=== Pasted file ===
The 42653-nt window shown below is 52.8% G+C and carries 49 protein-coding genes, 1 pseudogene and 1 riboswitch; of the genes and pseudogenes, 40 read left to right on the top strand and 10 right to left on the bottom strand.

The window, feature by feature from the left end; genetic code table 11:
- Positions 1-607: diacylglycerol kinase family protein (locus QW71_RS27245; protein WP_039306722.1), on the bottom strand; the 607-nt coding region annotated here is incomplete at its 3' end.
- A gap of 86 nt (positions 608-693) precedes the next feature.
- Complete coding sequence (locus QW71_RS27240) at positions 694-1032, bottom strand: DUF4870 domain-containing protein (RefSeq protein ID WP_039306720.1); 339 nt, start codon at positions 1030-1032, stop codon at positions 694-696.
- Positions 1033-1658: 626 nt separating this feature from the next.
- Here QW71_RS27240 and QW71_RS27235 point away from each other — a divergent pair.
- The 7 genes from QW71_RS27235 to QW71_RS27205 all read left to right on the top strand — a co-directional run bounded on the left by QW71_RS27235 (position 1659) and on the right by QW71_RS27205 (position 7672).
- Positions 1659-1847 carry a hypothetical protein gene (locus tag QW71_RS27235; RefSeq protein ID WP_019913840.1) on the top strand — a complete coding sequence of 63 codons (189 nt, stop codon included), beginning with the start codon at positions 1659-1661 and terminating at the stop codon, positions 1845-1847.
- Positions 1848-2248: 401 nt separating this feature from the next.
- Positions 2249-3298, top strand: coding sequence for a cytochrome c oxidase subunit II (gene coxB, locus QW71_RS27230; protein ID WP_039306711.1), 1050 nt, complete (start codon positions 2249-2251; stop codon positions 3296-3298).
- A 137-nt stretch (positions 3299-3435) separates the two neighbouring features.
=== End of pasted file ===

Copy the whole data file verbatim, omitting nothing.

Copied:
The 42653-nt window shown below is 52.8% G+C and carries 49 protein-coding genes, 1 pseudogene and 1 riboswitch; of the genes and pseudogenes, 40 read left to right on the top strand and 10 right to left on the bottom strand.

The window, feature by feature from the left end; genetic code table 11:
- Positions 1-607: diacylglycerol kinase family protein (locus QW71_RS27245; protein WP_039306722.1), on the bottom strand; the 607-nt coding region annotated here is incomplete at its 3' end.
- A gap of 86 nt (positions 608-693) precedes the next feature.
- Complete coding sequence (locus QW71_RS27240) at positions 694-1032, bottom strand: DUF4870 domain-containing protein (RefSeq protein ID WP_039306720.1); 339 nt, start codon at positions 1030-1032, stop codon at positions 694-696.
- Positions 1033-1658: 626 nt separating this feature from the next.
- Here QW71_RS27240 and QW71_RS27235 point away from each other — a divergent pair.
- The 7 genes from QW71_RS27235 to QW71_RS27205 all read left to right on the top strand — a co-directional run bounded on the left by QW71_RS27235 (position 1659) and on the right by QW71_RS27205 (position 7672).
- Positions 1659-1847 carry a hypothetical protein gene (locus tag QW71_RS27235; RefSeq protein ID WP_019913840.1) on the top strand — a complete coding sequence of 63 codons (189 nt, stop codon included), beginning with the start codon at positions 1659-1661 and terminating at the stop codon, positions 1845-1847.
- Positions 1848-2248: 401 nt separating this feature from the next.
- Positions 2249-3298, top strand: coding sequence for a cytochrome c oxidase subunit II (gene coxB, locus QW71_RS27230; protein ID WP_039306711.1), 1050 nt, complete (start codon positions 2249-2251; stop codon positions 3296-3298).
- A 137-nt stretch (positions 3299-3435) separates the two neighbouring features.